The team put its lightest member, Barbara, first on the rope through the corniced sections on the North Ridge, to test if they would break under a climber’s weight. Hiding her fear from the team, she tried to appear calm, and she didn’t slip or punch through a single cornice. The team stood on the 13,832-foot summit on August 1, 1941.
In September 1942, Washburn gave birth to the couple’s second child, and while giving birth was given pain medication that made her lose control of her emotions. When the attending doctor told her he was surprised to hear so much cursing from a “refined little lady,” she told him she’d learned to talk that way to drive sled dog teams in Alaska.
During World War II, Bradford was recruited by the military to test cold-weather gear, and as part of his service, climbed Denali in 1942, its third-ever ascent. In 1947, after the war, he was approached to climb it again, this time to help make a movie to stimulate interest in mountain climbing. He invited Barbara, who became so torn about leaving the couple’s three children at home that she developed a stress rash.
Only fifteen people had climbed Denali before the Washburns’ 1947 climb. Over two and a half months, the team ferried loads and moved camps higher along the Muldrow Glacier route and summited on June 6. Bradford looked down from the summit onto the West Buttress, a route he then realized looked safer-and would go on to pioneer in 1951.
Barbara’s career as an adventurer may have been accidental in the sense that she would have never been invited on expeditions without having met and married Bradford Washburn, but her summits were anything but. The Washburns later went on to take on extensive mapping projects, including Mt. Everest and a seven-year effort to map the Grand Canyon for National Geographic, but Barbara’s name will always be associated with Denali, she was referred to as “McKinley’s First Lady.”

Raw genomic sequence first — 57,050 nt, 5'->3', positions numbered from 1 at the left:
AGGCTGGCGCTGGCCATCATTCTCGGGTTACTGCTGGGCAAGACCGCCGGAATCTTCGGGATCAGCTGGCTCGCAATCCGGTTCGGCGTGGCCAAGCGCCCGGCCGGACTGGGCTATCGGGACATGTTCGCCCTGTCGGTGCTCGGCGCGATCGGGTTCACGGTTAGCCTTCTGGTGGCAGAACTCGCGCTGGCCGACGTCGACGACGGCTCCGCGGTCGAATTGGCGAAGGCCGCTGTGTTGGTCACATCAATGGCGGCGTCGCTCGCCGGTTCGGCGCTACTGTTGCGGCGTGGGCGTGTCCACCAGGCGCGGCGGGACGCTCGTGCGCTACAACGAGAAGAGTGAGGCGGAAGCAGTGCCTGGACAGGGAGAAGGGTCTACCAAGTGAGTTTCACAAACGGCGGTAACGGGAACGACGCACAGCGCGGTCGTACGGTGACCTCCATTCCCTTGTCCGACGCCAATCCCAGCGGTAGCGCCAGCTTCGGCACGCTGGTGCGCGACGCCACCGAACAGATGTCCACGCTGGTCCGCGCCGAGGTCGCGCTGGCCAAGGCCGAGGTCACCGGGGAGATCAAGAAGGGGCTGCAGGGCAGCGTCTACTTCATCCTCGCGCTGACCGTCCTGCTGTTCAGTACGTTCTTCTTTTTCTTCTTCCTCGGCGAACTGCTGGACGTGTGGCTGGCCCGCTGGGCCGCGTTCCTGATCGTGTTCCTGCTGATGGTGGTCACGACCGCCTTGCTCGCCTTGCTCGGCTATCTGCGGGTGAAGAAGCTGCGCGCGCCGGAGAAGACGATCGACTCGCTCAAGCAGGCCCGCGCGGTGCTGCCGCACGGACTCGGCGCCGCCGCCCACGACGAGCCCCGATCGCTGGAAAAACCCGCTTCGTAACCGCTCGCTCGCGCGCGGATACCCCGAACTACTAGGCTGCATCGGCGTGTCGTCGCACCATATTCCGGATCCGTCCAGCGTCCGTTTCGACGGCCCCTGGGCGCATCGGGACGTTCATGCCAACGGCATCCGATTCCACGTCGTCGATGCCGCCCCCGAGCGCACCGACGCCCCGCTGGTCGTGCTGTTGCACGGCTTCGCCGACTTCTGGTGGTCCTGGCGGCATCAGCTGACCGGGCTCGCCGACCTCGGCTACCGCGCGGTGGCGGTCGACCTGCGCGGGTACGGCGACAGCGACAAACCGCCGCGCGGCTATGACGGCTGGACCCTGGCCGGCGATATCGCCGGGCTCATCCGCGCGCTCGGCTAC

In her book, she wrote about her humility-and understatement-of the climb at the time it happened:
“Reporters expected me to come up with some deep psychological reason why I needed to be the first woman on the summit of Mount McKinley-why I felt I needed to excel like this. They were always disappointed when I said I simply wanted to be with my husband. I explained that when I was first asked to join the expedition, I didn’t want to go because I had three small children.
“Today I’m smart enough to know I was doing something special. But at the time, my Aunt Cora said to me, ‘Barbara, you’re never going to get swell-headed.’ I guess I was just brought up in a family where you didn’t brag. I had no notion of being a role model for anyone, but I guess that’s the way it turned out. Years later, when the Boston Smith Club asked me to give a talk, I asked what they wanted me to talk about. They said, ‘Just your life.'”
Washburn passed away on September 25, 2014, just a few weeks short of turning 100.